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Soffit & Fascia

Roofing | Final grade | >>Soffit and fascia | Electrical and gas laterals | House wrap | Masonry | Stucco | Siding | Exterior concrete | Exterior paint | Foundation parging

The basics
The rafter tails that extend past the walls make up the eaves and the horizontal board that ties the rafter tails together is known as the fascia board. The structure on the underside of the eaves is known as the soffit. In modern residential construction the fascia board and the underside of the eaves are often covered with vinyl aluminum, or steel cladding. Previous to this soffits often were not installed as the open eaves style was popular. As soffits became more popular plywood was commonly used, however, it is being replaced with low maintenance materials.

The Process
The Soffit and fascia covering is usually installed prior to interlocking siding but after brick or stucco. The installer starts by attaching a channel to the house, level with the bottom of the fascia board. The soffit material is slid into the channel against the house and nailed to the underside of the fascia board on the other side. The fascia covering is then slipped under the drip edge and pushed upward to cover the outside soffit edge and then nailed to the fascia board with colored nails. Since the soffit and fascia are made from vinyl, aluminum or steel they are virtually maintenance free. Many colors are available but white is most common.

Click on thumbnail below to view soffit cross-section

Venting
Since most eaves contain vents, it is necessary to use vented soffit panels in the soffit. Vented material has small slits in the surface to permit air flow through the soffit structure. Typically one quarter to one half of the soffit material will be vented. If the vented soffit is not installed the attic air circulation will be inhibited.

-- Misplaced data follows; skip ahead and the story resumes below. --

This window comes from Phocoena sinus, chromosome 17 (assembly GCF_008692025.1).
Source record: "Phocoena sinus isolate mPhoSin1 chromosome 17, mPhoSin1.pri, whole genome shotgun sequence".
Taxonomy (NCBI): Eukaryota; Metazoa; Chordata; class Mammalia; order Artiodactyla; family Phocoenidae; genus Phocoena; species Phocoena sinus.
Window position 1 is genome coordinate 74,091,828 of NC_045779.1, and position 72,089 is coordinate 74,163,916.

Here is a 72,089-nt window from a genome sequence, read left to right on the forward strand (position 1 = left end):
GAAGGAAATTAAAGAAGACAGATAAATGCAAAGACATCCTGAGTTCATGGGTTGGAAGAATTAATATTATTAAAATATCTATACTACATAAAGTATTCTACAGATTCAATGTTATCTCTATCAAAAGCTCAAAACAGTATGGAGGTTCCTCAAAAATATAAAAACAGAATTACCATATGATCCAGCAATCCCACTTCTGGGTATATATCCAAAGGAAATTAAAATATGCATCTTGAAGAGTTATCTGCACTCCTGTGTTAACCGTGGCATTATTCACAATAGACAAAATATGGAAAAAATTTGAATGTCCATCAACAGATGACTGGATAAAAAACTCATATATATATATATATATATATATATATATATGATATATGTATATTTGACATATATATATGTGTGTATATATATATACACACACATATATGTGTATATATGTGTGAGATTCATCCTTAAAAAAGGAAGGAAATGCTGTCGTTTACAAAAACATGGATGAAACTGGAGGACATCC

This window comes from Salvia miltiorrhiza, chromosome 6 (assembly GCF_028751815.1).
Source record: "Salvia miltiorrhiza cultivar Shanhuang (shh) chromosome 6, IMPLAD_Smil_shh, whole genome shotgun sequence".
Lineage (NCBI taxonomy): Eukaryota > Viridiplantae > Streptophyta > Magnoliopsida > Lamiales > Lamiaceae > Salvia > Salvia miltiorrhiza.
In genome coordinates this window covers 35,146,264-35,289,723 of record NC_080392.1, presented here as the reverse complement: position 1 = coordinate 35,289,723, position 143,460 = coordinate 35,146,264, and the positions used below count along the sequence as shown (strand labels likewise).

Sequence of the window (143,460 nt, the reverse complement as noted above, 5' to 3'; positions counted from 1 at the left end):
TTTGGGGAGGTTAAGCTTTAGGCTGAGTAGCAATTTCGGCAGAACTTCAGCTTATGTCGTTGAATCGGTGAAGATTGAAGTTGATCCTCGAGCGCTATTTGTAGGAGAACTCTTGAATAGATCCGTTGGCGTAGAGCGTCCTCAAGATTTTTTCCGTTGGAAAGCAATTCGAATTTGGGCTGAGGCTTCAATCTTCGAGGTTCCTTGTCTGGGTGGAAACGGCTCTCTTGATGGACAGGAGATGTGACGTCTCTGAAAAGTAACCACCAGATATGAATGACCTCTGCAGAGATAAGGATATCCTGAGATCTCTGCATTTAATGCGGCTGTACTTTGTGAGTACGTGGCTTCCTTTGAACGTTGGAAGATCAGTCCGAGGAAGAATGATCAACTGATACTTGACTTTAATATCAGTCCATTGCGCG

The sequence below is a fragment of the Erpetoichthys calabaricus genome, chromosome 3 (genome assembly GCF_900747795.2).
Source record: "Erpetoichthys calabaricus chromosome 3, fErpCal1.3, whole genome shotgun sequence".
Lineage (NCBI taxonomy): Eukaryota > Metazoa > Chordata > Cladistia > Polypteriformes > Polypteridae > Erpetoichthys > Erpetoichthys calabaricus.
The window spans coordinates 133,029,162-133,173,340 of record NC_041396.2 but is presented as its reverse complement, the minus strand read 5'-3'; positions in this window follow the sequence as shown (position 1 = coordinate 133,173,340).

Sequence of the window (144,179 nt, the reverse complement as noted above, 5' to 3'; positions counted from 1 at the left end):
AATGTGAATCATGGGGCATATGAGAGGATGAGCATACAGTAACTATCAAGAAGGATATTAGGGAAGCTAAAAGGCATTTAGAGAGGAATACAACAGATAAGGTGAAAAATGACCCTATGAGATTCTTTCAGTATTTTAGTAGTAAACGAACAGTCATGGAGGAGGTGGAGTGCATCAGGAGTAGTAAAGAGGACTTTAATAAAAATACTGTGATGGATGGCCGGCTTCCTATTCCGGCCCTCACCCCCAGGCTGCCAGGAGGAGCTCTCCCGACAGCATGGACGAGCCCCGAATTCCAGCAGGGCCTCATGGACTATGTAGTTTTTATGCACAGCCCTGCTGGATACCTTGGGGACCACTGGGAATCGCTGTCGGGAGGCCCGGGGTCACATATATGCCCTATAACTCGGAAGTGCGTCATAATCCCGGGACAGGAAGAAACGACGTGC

Gutters
In the "old days" gutters or eavestroughs as they were sometimes called were made from copper, steel or even wood. Today rain gutters are usually made of aluminum, copper, steel or vinyl. The vast majority being made of painted aluminum. They are attached with spikes driven into the fascia or by straps that attach under the bottom shingle. Gutters are attached at a slight slope to allow the runoff to drain. At the end of the gutter a downspout is attached to carry the water to the ground.

Seamless
Seamless gutters are custom made on site with a forming machine to the exact length needed. Seamless gutters are usually made from aluminum or copper. Copper is several times more expensive than aluminum. Steel and vinyl gutters usually come in 10' lengths. Handymen typically use steel and vinyl gutters. Seamless gutters leak far less often than sectional gutters and are virtually maintenance free.

Storm Water
Storm water can be dispersed in the yard with a splash block or diverted to a storm drain. In some areas you will be required to divert storm water to a storm drain. It is recommended that storm water is diverted to a storm drain in areas where poor bearing soils exist. It is not uncommon for a house to settle excessively (causing a cracked and shifted foundation) when storm water is allowed to run down the foundation, eroding the soil under the footing.

Notes to the owner-builder
Soffit and Fascia installation is typically done by siding contractors who specialize in vinyl and aluminum siding. Prices seem to vary widely for soffit and fascia installation so get several bids. Soffit, fascia and gutters are usually priced by the foot. Aluminum is generally slightly more expensive than vinyl. We highly recommend seamless gutters because they are less likely to leak and require no maintenance. |


 

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